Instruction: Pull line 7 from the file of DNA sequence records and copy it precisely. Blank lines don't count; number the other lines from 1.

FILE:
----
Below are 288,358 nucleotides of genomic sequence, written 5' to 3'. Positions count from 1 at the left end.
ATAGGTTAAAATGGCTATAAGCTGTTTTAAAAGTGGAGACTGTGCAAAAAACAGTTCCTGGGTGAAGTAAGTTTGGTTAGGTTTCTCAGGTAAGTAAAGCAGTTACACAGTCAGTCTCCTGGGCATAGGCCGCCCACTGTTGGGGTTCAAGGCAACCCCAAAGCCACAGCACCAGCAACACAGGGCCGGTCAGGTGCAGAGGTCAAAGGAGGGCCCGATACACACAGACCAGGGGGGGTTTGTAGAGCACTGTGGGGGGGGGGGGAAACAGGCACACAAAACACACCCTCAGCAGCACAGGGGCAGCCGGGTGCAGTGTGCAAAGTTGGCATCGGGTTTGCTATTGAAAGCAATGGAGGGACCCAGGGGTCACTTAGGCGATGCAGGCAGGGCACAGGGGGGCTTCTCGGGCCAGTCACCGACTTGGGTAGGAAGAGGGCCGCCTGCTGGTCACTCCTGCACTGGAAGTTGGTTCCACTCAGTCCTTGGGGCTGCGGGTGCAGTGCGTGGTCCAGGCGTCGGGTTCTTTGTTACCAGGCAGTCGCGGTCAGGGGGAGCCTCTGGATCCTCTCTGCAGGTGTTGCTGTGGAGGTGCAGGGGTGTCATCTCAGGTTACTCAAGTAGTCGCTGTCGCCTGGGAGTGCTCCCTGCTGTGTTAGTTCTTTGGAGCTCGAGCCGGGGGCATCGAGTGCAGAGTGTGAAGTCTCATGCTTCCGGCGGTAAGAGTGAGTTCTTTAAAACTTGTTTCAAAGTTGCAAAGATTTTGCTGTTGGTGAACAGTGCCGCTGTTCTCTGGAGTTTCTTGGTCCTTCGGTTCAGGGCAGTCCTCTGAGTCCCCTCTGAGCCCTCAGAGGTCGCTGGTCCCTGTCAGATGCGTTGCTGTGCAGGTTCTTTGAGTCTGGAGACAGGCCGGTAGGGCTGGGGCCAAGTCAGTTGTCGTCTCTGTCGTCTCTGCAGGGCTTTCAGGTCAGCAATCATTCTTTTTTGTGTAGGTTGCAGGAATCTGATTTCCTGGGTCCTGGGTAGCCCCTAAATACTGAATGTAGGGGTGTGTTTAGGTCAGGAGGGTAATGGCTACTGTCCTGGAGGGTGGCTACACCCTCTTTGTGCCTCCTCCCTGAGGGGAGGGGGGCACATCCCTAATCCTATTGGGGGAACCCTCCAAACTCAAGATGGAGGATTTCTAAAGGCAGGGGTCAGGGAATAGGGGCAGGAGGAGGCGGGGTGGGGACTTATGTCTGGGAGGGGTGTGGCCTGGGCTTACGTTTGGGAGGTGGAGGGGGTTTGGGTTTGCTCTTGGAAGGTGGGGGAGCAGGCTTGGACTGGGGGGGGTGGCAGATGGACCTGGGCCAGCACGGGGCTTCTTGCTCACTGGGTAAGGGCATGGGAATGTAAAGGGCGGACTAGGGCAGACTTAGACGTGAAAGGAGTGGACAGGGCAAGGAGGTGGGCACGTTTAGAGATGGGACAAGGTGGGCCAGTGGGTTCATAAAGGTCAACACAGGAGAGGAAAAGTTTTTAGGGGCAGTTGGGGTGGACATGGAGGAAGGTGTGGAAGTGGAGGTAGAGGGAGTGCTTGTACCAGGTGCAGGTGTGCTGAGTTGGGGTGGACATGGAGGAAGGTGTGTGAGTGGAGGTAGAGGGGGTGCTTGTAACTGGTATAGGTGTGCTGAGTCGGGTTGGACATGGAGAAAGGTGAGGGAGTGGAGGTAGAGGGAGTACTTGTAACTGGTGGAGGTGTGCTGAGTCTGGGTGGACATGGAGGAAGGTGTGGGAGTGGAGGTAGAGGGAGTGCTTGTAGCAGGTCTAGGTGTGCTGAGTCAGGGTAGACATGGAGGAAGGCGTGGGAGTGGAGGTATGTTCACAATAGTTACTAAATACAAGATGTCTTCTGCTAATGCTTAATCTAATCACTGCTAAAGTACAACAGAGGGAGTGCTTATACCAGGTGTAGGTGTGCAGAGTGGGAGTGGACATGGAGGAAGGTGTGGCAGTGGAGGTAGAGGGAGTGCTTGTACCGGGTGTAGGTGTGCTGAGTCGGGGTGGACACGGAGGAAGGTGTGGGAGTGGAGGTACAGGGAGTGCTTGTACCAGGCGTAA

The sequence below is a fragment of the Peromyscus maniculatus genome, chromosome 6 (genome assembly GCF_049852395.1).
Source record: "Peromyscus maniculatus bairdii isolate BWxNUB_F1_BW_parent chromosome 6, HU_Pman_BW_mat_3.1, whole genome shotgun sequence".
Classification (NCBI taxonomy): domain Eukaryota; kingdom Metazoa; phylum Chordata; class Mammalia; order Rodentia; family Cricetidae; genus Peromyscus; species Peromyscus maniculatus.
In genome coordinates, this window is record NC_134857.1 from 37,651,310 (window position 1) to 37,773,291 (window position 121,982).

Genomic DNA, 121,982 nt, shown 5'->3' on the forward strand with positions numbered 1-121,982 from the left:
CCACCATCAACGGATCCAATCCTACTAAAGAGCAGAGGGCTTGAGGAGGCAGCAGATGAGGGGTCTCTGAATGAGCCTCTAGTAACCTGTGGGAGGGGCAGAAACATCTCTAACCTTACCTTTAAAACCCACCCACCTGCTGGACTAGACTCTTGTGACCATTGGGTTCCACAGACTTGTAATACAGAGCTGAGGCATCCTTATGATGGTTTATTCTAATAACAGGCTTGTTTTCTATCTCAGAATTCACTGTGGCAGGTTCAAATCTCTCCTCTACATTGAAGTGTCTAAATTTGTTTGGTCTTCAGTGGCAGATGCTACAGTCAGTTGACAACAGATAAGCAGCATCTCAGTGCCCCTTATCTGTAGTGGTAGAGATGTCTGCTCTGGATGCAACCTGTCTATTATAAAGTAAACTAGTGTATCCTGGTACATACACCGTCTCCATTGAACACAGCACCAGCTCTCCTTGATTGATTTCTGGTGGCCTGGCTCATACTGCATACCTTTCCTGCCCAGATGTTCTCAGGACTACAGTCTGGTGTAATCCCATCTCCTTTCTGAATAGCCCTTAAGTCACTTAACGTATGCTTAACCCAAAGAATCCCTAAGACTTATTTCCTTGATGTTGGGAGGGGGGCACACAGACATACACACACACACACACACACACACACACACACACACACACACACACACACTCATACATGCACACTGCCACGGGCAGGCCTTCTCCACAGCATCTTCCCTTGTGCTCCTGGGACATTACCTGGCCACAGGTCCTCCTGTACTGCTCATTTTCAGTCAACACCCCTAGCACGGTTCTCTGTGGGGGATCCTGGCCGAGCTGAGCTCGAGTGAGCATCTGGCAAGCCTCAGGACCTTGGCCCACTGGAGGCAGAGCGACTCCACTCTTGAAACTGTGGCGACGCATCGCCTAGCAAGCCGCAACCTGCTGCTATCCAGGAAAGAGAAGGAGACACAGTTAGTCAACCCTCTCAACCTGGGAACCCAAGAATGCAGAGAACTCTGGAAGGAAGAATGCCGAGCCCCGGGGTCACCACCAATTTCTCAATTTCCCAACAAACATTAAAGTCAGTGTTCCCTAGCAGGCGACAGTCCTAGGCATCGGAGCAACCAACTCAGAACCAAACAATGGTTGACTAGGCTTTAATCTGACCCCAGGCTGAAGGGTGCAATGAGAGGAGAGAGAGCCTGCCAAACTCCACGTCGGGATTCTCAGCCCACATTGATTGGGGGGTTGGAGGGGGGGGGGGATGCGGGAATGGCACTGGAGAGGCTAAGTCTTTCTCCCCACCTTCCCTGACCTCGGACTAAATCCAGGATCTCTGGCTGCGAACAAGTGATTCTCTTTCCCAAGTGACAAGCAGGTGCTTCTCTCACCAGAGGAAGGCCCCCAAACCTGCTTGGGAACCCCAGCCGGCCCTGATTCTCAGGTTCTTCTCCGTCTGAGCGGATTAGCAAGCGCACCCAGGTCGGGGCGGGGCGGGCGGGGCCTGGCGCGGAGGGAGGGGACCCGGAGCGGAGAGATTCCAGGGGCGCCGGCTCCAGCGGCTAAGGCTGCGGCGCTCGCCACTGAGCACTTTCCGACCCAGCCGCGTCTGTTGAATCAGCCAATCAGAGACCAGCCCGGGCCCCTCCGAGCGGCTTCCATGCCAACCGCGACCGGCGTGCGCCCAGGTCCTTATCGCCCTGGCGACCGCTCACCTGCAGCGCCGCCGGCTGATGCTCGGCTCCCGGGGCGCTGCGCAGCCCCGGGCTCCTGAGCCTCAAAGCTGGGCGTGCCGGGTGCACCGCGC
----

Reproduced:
Genomic DNA, 121,982 nt, shown 5'->3' on the forward strand with positions numbered 1-121,982 from the left: